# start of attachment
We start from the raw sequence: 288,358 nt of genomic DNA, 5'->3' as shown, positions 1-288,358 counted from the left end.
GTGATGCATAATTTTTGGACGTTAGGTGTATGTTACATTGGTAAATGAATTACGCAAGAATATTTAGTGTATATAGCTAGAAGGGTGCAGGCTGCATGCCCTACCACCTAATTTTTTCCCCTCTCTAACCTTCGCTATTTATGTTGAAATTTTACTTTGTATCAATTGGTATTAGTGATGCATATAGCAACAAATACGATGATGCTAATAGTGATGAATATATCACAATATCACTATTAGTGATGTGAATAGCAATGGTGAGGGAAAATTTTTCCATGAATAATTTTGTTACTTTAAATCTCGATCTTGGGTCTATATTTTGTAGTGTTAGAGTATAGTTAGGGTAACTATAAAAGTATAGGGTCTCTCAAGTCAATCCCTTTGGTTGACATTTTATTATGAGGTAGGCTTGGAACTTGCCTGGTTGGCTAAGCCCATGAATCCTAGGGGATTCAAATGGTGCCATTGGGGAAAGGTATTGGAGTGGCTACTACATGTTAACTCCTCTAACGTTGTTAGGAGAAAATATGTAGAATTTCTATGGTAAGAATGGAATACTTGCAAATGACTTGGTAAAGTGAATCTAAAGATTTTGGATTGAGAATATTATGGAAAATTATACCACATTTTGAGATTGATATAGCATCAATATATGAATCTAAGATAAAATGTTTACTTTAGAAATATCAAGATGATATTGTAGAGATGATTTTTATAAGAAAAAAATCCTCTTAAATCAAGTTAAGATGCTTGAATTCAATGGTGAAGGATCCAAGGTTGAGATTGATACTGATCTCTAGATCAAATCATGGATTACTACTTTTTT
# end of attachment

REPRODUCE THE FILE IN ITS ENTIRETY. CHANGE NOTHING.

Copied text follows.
We start from the raw sequence: 288,358 nt of genomic DNA, 5'->3' as shown, positions 1-288,358 counted from the left end.
GTGATGCATAATTTTTGGACGTTAGGTGTATGTTACATTGGTAAATGAATTACGCAAGAATATTTAGTGTATATAGCTAGAAGGGTGCAGGCTGCATGCCCTACCACCTAATTTTTTCCCCTCTCTAACCTTCGCTATTTATGTTGAAATTTTACTTTGTATCAATTGGTATTAGTGATGCATATAGCAACAAATACGATGATGCTAATAGTGATGAATATATCACAATATCACTATTAGTGATGTGAATAGCAATGGTGAGGGAAAATTTTTCCATGAATAATTTTGTTACTTTAAATCTCGATCTTGGGTCTATATTTTGTAGTGTTAGAGTATAGTTAGGGTAACTATAAAAGTATAGGGTCTCTCAAGTCAATCCCTTTGGTTGACATTTTATTATGAGGTAGGCTTGGAACTTGCCTGGTTGGCTAAGCCCATGAATCCTAGGGGATTCAAATGGTGCCATTGGGGAAAGGTATTGGAGTGGCTACTACATGTTAACTCCTCTAACGTTGTTAGGAGAAAATATGTAGAATTTCTATGGTAAGAATGGAATACTTGCAAATGACTTGGTAAAGTGAATCTAAAGATTTTGGATTGAGAATATTATGGAAAATTATACCACATTTTGAGATTGATATAGCATCAATATATGAATCTAAGATAAAATGTTTACTTTAGAAATATCAAGATGATATTGTAGAGATGATTTTTATAAGAAAAAAATCCTCTTAAATCAAGTTAAGATGCTTGAATTCAATGGTGAAGGATCCAAGGTTGAGATTGATACTGATCTCTAGATCAAATCATGGATTACTACTTTTTT